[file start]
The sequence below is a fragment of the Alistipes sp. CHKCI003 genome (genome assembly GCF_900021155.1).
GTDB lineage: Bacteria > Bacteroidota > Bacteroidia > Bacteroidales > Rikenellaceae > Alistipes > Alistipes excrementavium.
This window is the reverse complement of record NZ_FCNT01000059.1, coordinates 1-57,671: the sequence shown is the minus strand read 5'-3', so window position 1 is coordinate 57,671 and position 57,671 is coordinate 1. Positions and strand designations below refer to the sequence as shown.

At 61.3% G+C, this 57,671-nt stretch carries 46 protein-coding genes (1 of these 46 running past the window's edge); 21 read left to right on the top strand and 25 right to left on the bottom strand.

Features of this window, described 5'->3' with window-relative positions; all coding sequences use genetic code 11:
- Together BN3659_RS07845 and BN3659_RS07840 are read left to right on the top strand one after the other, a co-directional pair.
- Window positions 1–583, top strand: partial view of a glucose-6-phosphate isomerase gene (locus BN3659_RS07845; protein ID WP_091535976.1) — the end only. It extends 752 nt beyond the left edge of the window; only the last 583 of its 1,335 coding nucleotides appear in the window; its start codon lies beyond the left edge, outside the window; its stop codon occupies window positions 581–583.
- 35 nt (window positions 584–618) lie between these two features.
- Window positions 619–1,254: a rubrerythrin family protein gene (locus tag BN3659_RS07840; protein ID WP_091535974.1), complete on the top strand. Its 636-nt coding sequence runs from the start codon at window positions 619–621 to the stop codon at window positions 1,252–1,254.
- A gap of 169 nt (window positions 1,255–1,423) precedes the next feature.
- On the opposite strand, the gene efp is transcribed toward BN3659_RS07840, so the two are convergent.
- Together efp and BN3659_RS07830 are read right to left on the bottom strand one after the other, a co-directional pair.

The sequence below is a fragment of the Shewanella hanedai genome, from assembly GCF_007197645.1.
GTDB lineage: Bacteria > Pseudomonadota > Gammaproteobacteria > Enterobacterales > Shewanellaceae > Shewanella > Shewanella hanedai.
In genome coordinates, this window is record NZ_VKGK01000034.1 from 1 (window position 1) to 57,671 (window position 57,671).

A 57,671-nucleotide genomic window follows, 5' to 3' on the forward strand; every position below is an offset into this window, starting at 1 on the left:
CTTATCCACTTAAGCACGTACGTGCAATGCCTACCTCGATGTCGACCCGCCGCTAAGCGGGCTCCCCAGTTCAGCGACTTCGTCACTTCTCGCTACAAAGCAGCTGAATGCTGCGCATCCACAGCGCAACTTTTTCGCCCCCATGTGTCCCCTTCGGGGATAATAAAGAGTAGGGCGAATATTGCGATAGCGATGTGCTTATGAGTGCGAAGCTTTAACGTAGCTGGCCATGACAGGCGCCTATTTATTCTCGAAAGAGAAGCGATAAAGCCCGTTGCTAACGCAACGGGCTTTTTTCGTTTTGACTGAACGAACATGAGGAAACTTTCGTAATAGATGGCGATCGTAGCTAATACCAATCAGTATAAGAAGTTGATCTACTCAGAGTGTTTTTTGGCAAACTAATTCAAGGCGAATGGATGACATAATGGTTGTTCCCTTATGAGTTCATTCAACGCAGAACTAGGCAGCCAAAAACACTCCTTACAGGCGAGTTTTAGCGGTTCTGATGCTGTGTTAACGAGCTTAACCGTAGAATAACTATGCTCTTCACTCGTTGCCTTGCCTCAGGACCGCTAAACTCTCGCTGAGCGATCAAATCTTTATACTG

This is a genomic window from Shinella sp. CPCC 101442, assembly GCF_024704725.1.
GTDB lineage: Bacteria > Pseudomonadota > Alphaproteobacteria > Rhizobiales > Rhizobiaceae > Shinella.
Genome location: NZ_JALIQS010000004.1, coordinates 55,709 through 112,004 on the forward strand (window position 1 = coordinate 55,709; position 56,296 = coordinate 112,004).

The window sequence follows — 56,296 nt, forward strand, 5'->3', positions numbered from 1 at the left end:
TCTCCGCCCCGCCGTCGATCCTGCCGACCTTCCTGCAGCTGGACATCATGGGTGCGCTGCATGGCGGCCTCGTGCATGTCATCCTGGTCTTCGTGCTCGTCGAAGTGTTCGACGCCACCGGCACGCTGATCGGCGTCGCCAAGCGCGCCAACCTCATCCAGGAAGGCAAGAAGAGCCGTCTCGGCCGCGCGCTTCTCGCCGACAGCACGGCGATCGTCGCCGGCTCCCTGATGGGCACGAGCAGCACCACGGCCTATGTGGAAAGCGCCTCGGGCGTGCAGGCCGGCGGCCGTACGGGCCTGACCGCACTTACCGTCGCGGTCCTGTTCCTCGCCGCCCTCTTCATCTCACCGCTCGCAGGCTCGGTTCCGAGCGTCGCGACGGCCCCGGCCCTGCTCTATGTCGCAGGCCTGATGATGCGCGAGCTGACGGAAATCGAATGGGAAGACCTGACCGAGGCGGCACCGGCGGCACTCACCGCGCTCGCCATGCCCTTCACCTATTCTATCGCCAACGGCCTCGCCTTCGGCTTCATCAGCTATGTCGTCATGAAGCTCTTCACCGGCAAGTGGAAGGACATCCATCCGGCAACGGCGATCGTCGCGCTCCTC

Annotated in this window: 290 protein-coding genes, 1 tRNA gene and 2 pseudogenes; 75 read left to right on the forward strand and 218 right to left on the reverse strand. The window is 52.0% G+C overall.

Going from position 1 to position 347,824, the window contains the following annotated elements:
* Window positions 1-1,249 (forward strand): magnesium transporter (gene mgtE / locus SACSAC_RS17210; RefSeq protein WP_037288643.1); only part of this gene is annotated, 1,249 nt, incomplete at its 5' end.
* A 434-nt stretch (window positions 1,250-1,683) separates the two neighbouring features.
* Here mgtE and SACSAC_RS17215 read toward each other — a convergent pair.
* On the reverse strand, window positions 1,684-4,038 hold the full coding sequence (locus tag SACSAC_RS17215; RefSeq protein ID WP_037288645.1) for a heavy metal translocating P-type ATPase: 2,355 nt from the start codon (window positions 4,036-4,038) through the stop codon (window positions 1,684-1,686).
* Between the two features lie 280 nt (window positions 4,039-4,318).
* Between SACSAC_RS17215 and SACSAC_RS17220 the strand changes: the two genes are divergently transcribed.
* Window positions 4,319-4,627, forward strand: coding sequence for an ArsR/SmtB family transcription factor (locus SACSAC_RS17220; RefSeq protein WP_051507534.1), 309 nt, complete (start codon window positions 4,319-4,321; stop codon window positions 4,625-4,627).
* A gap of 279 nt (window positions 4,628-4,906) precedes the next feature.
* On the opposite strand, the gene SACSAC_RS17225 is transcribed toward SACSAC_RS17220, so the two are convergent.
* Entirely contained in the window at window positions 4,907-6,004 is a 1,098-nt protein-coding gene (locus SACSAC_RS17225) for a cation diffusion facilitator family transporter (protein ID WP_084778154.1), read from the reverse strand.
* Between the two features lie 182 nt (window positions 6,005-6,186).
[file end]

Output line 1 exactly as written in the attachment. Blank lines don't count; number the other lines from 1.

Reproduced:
The sequence below is a fragment of the Alistipes sp. CHKCI003 genome (genome assembly GCF_900021155.1).